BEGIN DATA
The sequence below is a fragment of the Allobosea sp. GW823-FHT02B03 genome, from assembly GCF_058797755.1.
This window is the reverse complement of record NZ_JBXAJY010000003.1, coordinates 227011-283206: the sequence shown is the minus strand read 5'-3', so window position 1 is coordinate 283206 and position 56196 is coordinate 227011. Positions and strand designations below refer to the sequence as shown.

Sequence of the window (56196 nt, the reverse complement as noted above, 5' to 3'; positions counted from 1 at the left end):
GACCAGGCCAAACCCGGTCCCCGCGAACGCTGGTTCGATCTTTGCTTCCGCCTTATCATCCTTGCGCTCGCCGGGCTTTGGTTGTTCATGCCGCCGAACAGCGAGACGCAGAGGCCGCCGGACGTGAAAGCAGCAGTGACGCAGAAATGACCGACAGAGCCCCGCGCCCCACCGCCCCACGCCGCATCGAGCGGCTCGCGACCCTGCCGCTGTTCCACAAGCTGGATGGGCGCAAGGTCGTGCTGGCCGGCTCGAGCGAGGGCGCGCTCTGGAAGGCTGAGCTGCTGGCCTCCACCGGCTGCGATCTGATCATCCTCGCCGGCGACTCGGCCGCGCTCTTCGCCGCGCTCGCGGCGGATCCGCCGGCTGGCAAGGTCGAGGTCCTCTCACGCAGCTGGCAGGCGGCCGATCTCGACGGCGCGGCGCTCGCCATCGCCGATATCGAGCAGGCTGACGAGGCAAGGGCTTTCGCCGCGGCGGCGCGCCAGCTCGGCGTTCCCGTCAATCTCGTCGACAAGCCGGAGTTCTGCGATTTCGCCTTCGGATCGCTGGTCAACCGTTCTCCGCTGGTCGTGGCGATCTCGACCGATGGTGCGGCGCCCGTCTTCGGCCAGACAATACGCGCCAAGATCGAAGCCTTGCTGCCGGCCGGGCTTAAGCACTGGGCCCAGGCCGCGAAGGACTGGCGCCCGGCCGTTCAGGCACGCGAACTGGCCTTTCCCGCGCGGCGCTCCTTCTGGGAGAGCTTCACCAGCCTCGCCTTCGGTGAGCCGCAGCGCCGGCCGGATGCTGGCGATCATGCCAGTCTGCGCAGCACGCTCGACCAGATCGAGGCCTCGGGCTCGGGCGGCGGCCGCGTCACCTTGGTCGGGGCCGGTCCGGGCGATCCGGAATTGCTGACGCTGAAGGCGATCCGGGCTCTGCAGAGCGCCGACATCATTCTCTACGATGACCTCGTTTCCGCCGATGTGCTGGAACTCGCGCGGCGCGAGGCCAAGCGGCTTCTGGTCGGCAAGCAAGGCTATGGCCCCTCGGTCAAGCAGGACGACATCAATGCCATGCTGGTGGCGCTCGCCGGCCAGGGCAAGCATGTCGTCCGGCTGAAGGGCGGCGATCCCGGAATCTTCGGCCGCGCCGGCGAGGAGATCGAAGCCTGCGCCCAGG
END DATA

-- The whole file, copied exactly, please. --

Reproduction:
The sequence below is a fragment of the Allobosea sp. GW823-FHT02B03 genome, from assembly GCF_058797755.1.
This window is the reverse complement of record NZ_JBXAJY010000003.1, coordinates 227011-283206: the sequence shown is the minus strand read 5'-3', so window position 1 is coordinate 283206 and position 56196 is coordinate 227011. Positions and strand designations below refer to the sequence as shown.

Sequence of the window (56196 nt, the reverse complement as noted above, 5' to 3'; positions counted from 1 at the left end):
GACCAGGCCAAACCCGGTCCCCGCGAACGCTGGTTCGATCTTTGCTTCCGCCTTATCATCCTTGCGCTCGCCGGGCTTTGGTTGTTCATGCCGCCGAACAGCGAGACGCAGAGGCCGCCGGACGTGAAAGCAGCAGTGACGCAGAAATGACCGACAGAGCCCCGCGCCCCACCGCCCCACGCCGCATCGAGCGGCTCGCGACCCTGCCGCTGTTCCACAAGCTGGATGGGCGCAAGGTCGTGCTGGCCGGCTCGAGCGAGGGCGCGCTCTGGAAGGCTGAGCTGCTGGCCTCCACCGGCTGCGATCTGATCATCCTCGCCGGCGACTCGGCCGCGCTCTTCGCCGCGCTCGCGGCGGATCCGCCGGCTGGCAAGGTCGAGGTCCTCTCACGCAGCTGGCAGGCGGCCGATCTCGACGGCGCGGCGCTCGCCATCGCCGATATCGAGCAGGCTGACGAGGCAAGGGCTTTCGCCGCGGCGGCGCGCCAGCTCGGCGTTCCCGTCAATCTCGTCGACAAGCCGGAGTTCTGCGATTTCGCCTTCGGATCGCTGGTCAACCGTTCTCCGCTGGTCGTGGCGATCTCGACCGATGGTGCGGCGCCCGTCTTCGGCCAGACAATACGCGCCAAGATCGAAGCCTTGCTGCCGGCCGGGCTTAAGCACTGGGCCCAGGCCGCGAAGGACTGGCGCCCGGCCGTTCAGGCACGCGAACTGGCCTTTCCCGCGCGGCGCTCCTTCTGGGAGAGCTTCACCAGCCTCGCCTTCGGTGAGCCGCAGCGCCGGCCGGATGCTGGCGATCATGCCAGTCTGCGCAGCACGCTCGACCAGATCGAGGCCTCGGGCTCGGGCGGCGGCCGCGTCACCTTGGTCGGGGCCGGTCCGGGCGATCCGGAATTGCTGACGCTGAAGGCGATCCGGGCTCTGCAGAGCGCCGACATCATTCTCTACGATGACCTCGTTTCCGCCGATGTGCTGGAACTCGCGCGGCGCGAGGCCAAGCGGCTTCTGGTCGGCAAGCAAGGCTATGGCCCCTCGGTCAAGCAGGACGACATCAATGCCATGCTGGTGGCGCTCGCCGGCCAGGGCAAGCATGTCGTCCGGCTGAAGGGCGGCGATCCCGGAATCTTCGGCCGCGCCGGCGAGGAGATCGAAGCCTGCGCCCAGG